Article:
France: Mosques top issue in local elections

With municipal polls around the corner, mayors and councilors of almost every political stripe are courting Muslim voters with promises of new stately mosques, or rightists with vows to allow none.

"Most of the candidates have realized that building proper places of worship to Muslims is one good way to win their votes," Eissa Nahari, an official with the Muslim Society of Gennevillier, told

Municipal elections will be held on March 9 and 16.

Up for grasp are all city mayors and municipal councilors.

Having purpose-built mosques, rather than temporary halls in gymnasiums, garages, unused shops or house basements, has become one of the key demands for Muslim voters nationwide.

The head of the Trappes municipality, a candidate of the ruling Union of Popular Movement (UMP), has promised to equip the city's mosque, according to Bashir Lasoud, a member of the Muslim Union of Trappes.

The online campaign of UMP candidate Francoise de Panafieu for the Paris municipality — the country's largest — features a photo of Muslims praying on a Paris street.

The caption reads: "France must be ashamed that citizens practice their rituals on the margins."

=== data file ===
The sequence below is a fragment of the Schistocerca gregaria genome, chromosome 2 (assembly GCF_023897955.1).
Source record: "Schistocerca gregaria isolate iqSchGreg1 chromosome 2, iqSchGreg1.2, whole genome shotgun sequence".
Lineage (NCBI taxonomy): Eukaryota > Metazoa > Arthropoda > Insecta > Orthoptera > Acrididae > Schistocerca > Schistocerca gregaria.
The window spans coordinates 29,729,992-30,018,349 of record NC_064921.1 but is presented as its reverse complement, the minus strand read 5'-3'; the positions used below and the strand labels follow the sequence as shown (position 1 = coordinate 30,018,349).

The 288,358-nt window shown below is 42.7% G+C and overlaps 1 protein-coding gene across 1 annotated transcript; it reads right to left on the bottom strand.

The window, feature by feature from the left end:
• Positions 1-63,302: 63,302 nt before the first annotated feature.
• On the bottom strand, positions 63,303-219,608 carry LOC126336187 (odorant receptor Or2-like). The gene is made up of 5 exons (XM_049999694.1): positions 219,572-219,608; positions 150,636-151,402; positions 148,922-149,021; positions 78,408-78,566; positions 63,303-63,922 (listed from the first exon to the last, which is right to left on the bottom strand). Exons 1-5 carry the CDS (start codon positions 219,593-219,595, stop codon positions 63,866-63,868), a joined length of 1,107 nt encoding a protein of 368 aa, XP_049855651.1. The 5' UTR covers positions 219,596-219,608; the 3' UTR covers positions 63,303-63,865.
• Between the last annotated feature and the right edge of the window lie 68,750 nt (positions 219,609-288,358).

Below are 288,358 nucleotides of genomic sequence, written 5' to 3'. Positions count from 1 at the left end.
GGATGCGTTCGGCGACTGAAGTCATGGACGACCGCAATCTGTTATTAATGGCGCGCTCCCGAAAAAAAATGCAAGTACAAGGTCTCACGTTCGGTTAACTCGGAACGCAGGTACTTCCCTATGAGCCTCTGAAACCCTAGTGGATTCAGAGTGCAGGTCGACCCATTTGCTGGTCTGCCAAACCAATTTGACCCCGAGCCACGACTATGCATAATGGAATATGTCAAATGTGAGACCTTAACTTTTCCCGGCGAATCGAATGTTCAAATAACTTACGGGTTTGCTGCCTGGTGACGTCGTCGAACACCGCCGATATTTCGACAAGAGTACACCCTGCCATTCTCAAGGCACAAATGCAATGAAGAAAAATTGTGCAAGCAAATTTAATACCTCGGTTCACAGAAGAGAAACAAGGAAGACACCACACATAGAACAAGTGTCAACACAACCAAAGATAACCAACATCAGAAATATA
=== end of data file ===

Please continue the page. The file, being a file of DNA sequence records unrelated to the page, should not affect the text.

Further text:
No sooner had Panafieu promised a purpose-built mosque than her Socialist rival Bertrand Delanoe joined the fray by vowing to build two Islamic centers in the capital.

There are some 1,700 Muslim places of worship in France but only about 400 are stately mosques, according to recent estimates by the Interior Ministry.

France is home to some 6-7 million Muslims, the biggest Muslim minority in Europe.

Or Not

Some candidates have already started translating election promises into action.

In the Paris suburb of Massy, the municipality UMP chief, who is running for reelection against a Socialist rival, has laid the foundation of a new mosque.

Nahari, the Muslim activist, says they have seen candidates fulfill their promises in the past, citing what happened after the last elections seven years ago.

"We are thankful to the head of the Gennevillier municipality who kept his word by helping build the first mosque in the city."

On the other extreme, many far-right candidates are building their election campaign on Islamophobic grounds.

One of the main banners of Thomas Joly's campaign read: "No Mosque in Beauvais."

The far-right politicians remains the stumbling bloc to Muslim ambitions to have stately mosques.

In Montreuil, plans for a modern-style mosque were brought to a freeze after a successful lawsuit by far-right politicians.

The same happened in the Mediterranean port city of Marseille — home to 250,000 Muslims — where the building of a stately mosque was halted last April year following a similar lawsuit.

The construction of a mosque in the Paris suburb of Creteil is also challenged in court.

Source: Islam Online (English)

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